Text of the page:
Democrats got a boost of good news yesterday in a batch of new tracking polls that show previously written-off Senate candidates in Pennsylvania, Colorado and Wisconsin running significantly closer to their Republican opponents. New polls yesterday also confirmed close margins in critical battlegrounds like Washington and West Virginia, but a Democratic comeback in either Pennsylvania, Colorado or Wisconsin would all but end Republican hopes to gain a majority in the U.S. Senate.
In Pennsylvania, two new surveys from the Muhlenberg College/Morning Call and from Democratic pollsters Public Policy Polling (PPP) confirm the significant tightening in the race first indicated by a set of internal Democratic party polls released last week. The PPP poll shows Democrat Joe Sestak edging Republican Pat Toomey's by a single percentage point (46% to 45%), while the smaller sample Muhlenberg tracking poll shows Sestak with a three-point advantage (44% to 41%). That result represents a ten-point net shift from Muhlenberg's last poll in early October. On the other hand, a Rasmussen poll conducted last week still showed Toomey leading by 10 points (49% to 39%).
Our standard trend estimate, which takes all of these surveys into account, now shows Toomey leading by less than four points (46.1% to 42.6%), just a whisker from toss-up status. Our more sensitive trend estimate, which puts greater weight on the four most recent polls, shows Sestak ahead by a toss-up 1.8 point margin (44.6% to 42.8%).
Three new polls in Colorado also show a similar narrowing of Republican Ken Buck's previous advantage over Democratic Senator Michael Bennet. A new Rasmussen Reports automated survey shows Buck's lead down to 2 percentage points (47% to 45%), while a survey by Rasmussen subsidiary Pulse Opinion Research for Fox News gives Buck a one point edge (46% to 45%). Meanwhile, a live interviewer survey by Reuters/Ipsos gave Buck a 3-point advantage (48% to 45%). Previous Rasmussen and Fox surveys conducted two and three weeks ago showed Buck leading by 5 and 4 points respectively; Ipsos showed Buck leading by 9 in late August.
The new polls narrow Buck's lead on our Colorado trend estimate to just 3.2 points (47.9% to 44.7%), enough to move Colorado into toss-up status. Our more sensitive trend estimate (shown below) reduces Buck's margin to less than two points (46.9% to 45.2%).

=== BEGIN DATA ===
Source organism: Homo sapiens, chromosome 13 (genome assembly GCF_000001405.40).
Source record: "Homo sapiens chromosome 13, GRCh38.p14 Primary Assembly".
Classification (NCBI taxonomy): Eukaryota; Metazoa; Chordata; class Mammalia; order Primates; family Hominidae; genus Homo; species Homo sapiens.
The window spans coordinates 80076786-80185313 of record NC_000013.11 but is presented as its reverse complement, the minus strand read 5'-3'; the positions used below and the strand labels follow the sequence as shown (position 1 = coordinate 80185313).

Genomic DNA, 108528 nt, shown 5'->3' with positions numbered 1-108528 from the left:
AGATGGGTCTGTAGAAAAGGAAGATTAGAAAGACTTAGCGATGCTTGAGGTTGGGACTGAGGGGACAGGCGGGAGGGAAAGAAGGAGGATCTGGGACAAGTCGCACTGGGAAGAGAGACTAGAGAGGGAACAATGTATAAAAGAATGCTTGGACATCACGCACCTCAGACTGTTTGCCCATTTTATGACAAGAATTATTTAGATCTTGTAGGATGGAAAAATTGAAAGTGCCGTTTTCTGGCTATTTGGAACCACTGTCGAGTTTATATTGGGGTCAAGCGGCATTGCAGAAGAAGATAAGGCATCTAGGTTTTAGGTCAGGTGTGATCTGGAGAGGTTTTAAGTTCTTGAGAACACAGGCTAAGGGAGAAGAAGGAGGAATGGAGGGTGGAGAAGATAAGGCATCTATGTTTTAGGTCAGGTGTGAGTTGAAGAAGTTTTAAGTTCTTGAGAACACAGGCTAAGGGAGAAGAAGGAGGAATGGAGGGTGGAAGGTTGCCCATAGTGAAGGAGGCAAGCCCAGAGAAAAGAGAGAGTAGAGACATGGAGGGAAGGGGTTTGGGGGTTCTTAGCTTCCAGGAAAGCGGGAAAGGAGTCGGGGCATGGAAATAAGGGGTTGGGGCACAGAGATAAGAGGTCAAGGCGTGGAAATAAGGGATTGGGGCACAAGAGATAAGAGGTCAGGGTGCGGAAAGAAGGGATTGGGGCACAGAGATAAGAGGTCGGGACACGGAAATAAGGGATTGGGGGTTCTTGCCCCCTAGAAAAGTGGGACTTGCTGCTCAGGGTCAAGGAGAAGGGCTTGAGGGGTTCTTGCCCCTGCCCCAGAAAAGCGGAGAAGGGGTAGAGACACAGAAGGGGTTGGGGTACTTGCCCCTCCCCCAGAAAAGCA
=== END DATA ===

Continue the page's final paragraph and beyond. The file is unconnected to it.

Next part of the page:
In Wisconsin, a survey of 402 likely voters conducted by St. Norbert College for Wisconsin Public Radio finds Republican Ron Johnson just two points ahead of Democratic Senator Russ Feingold (49% to 47%). That result is similar to internal tracking poll results released by the Democratic Senatorial Campaign Committee (DSCC) over the past two weeks, but is narrower than three polls from CNN/Time, Reuters/Ipsos and Rasmussen conducted early last week.
Our Wisconsin trend estimate continues to give Johnson a 6.2 point lead (50.8% to 44.6%), roughly three points narrower than in early October.
In Missouri, A new Fox News/Pulse survey conducted on Saturday but released yesterday shows Republican Roy Blunt leading Democrat Robin Carnahan by six points (49% to 43%). That result is similar to the five-point Blunt advantage on a Carnahan-sponsored PPP poll released on Monday. Previous independent polling, mostly by Rasmussen and Fox/Pulse, showed Blunt with leads of 8 or more points, though internal Democratic campaign polls released in September gave Blunt a four-point edge.
In Washington, a new PPP automated survey released yesterday gives Democratic Senator Patty Murray a two-point advantage (49% to 47%) over Republican challenger Dino Rossi. Meanwhile, a live-interviewer Marist/McClatchy News survey out just this morning gives Murray a one point edge (49% to 48%). Those margins are well within sampling error of the two automated polls conducted in the last week by Rasmussen and SurveyUSA, but closer than on two live-interviewer polls conducted a few days earlier by the University of Washington, CNN/Time and the Elway Poll. All six surveys show Murray leading, but an internal poll conducted last week by Moore Information for the Republican Senatorial Campaign Committee (RSCC) shows Rossi with one-point edge.
Our trend estimate now gives Murray a two-and-a-half point lead (48.6% to 46.1%).
In West Virginia, a new Fox/Pulse automated survey gives Republican John Raese a three-point edge over Democrat Joe Manchin (48% to 45%), a slightly narrower margin than on previous surveys by Fox/Pulse and Rasmussen (which use virtually identical methodologies). Three polls released last week showed margins ranging from a CNN/Time poll showing a dead-even race to a Marshall University/Orion survey showing Manchin leading by ten points. Our standard trend estimate gives Manchin a toss-up level 2.4 point advantage (46.9% to 44.5%).
Correction: The original version of this article incorrectly reported that Joe Sestak was a percentage point behind on the PPP Pennsylvania survey was rather than a point ahead.
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